Risk communication is an integral part of the risk analysis process and has been defined as an interactive process for exchanging information and opinions between risk evaluators, risk managers and other interested parties. Risk communication is the process by which information and opinions regarding hazards and risks are gathered from potentially affected and interested parties, and by which the results of the risk assessment and proposed risk management measures are communicated to the decision makers and interested parties in the importing and exporting countries. Risk communication is a multidimensional and iterative process that should ideally begin at the start of the risk analysis and continue throughout
Goals of risk communication
-To promote awareness and understanding of the specific issues under consideration during the risk analysis process, by all participants, - To promote consistency and transparency in arriving at and implementing risk management decisions, - To provide a sound basis for understanding the risk management decisions proposed or implemented, - To improve the overall effectiveness and efficiency of the risk analysis process, - To contribute to the development and delivery of effective information and education programmes, - To foster public trust and confidence in decision-making institutions, - To promote the involvement of all interested parties in the risk communication process, - To exchange information on the knowledge, attitudes, values, practices and perceptions concerning risks. The literature on risk communication is large and diverse. Various disciplines, including psychology, cognitive science, communication and mass media studies, sociology, management science, decision sciences, and various health-related disciplines, have made contributions to the body of work that currently exists on risk communication. Studies vary along many dimensions, including: The types of risks that are focused on, which span a vast panoply of health, safety, and environmental risks–including natural and technological hazards Salient characteristics associated with risks, including their frequency and severity, uncertainty with respect to the risks themselves and to outcomes resulting from their occurrence, and other attributes of risks (e.g., familiar, exotic, dreaded or deadly) Risk communication time frames, which range from very short-term (e.g., warnings that some disaster will strike within minutes or hours) to long-term (e.g., risk communications focusing on the long-term health risks associated with smoking or poor diet) Elements in the risk communication process that are considered (e.g., source, message, channel, and receiver characteristics and combinations of those elements) Models used to describe and explain the risk communication process Factors associated with risk communication successes and failures Dependent variables and outcomes of interest, which range from risk perceptions and changes in those perceptions to specific actions that can be taken in response to risk communication messages, such as self-protective and risk-management activities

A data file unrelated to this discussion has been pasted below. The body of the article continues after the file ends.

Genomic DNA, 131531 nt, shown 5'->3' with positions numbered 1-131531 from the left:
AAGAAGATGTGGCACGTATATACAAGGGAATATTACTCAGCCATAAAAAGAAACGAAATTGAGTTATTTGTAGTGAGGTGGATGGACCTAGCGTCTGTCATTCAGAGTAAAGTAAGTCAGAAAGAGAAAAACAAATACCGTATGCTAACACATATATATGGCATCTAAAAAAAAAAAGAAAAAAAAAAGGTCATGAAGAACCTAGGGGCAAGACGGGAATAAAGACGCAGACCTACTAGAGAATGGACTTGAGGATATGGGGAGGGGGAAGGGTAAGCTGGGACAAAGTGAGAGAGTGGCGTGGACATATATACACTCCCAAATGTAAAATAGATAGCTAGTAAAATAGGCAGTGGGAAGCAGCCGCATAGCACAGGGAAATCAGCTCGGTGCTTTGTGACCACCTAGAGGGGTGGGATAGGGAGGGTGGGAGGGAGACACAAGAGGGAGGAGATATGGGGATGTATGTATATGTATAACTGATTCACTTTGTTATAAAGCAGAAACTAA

Risk Communication as Process
There are many models of the risk communication process, virtually all of which have their basis in Lasswell’s (1948) original characterization of communications as involving six elements: source, channel, message, receiver, effect, and feedback. As summarized by Tierney, Lindell, and Perry (2001: 84-85), the process can be thought of as encompassing the following steps or stages: [I]nformation about an actual or potential disaster can come from physical cues or from social sources such as authorities, news media, and informal groups. The information can be transmitted face-to-face or through different technological channels (print or electronic) to different demographic segments of the community, producing a range of psychological and behavioral effects…the effects on the...
References: California Governor’s Office of Emergency Services. 2001. Risk Communication Guide
for State and Local Agencies
Covello, V. T., D. von Winterfeldt, and P. Slovic. 1987. “Communicating scientific
information about health and environmental risks: Problems and opportunities from a
Gutteling, J. M. and Oene Weigman. 1996. Exploring Risk Communication. (Advances
in Natural and Technological Hazards Research, Volume 8)
Kasperson, R. and P. J. M. Stallen. 1991. Communicating Risks to the Public:
Mileti, D. S. and C. Fitzpatrick. 1994. Public risk communication.” Pp. 71-84 in R. R.
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